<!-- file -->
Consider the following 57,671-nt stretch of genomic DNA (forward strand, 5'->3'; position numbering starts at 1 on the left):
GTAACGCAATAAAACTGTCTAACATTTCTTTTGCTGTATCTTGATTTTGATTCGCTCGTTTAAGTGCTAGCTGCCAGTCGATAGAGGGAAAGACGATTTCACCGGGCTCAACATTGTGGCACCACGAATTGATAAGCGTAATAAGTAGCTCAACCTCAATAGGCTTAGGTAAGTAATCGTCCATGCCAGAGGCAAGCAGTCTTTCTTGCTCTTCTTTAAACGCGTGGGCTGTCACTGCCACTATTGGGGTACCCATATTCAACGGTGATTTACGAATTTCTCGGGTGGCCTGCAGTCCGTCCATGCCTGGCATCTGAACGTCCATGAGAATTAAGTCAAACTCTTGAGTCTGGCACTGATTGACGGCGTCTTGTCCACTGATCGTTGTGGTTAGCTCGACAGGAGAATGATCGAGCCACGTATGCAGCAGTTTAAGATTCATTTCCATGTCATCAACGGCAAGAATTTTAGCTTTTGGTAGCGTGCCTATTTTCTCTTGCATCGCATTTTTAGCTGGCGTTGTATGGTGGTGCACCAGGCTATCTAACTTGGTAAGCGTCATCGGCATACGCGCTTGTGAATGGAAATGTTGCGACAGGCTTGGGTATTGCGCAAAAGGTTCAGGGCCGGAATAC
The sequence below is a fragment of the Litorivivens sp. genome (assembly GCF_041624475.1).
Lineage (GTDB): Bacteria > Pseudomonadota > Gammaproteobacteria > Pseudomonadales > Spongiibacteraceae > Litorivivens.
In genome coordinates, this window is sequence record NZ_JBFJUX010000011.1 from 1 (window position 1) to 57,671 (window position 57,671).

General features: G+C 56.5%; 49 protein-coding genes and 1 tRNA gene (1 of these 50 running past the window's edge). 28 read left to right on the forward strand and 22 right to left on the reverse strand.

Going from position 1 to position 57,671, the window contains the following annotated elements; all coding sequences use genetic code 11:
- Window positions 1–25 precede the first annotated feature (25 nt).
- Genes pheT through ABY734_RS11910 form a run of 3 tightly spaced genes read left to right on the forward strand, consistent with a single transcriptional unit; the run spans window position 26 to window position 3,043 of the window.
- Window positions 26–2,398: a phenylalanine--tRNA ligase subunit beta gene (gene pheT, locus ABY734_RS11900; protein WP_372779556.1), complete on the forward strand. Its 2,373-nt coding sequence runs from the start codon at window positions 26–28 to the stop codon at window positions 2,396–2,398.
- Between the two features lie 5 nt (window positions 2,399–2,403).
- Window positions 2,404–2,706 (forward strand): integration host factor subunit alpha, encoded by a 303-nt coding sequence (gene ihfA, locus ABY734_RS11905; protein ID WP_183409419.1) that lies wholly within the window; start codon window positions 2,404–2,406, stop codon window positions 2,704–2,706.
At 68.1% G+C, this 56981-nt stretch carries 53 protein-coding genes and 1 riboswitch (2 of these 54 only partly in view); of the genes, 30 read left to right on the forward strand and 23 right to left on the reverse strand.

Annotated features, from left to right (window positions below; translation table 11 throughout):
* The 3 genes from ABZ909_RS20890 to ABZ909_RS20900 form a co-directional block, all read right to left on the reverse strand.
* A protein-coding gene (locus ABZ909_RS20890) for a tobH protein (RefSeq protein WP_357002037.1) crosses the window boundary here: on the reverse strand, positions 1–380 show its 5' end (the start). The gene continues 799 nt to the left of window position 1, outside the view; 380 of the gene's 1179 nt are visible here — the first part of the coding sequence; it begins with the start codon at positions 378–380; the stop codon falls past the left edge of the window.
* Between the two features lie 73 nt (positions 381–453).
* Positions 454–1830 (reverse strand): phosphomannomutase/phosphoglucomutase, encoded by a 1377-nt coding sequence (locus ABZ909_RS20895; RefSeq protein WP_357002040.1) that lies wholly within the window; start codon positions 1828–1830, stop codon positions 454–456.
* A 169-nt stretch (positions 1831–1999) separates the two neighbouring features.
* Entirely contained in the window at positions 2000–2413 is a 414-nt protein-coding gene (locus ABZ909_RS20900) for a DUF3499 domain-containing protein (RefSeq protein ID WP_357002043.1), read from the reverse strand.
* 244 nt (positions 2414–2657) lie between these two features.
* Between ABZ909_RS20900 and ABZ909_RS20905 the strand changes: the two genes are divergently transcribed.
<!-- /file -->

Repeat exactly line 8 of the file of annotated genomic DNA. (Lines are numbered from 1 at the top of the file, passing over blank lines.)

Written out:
- Window positions 1–25 precede the first annotated feature (25 nt).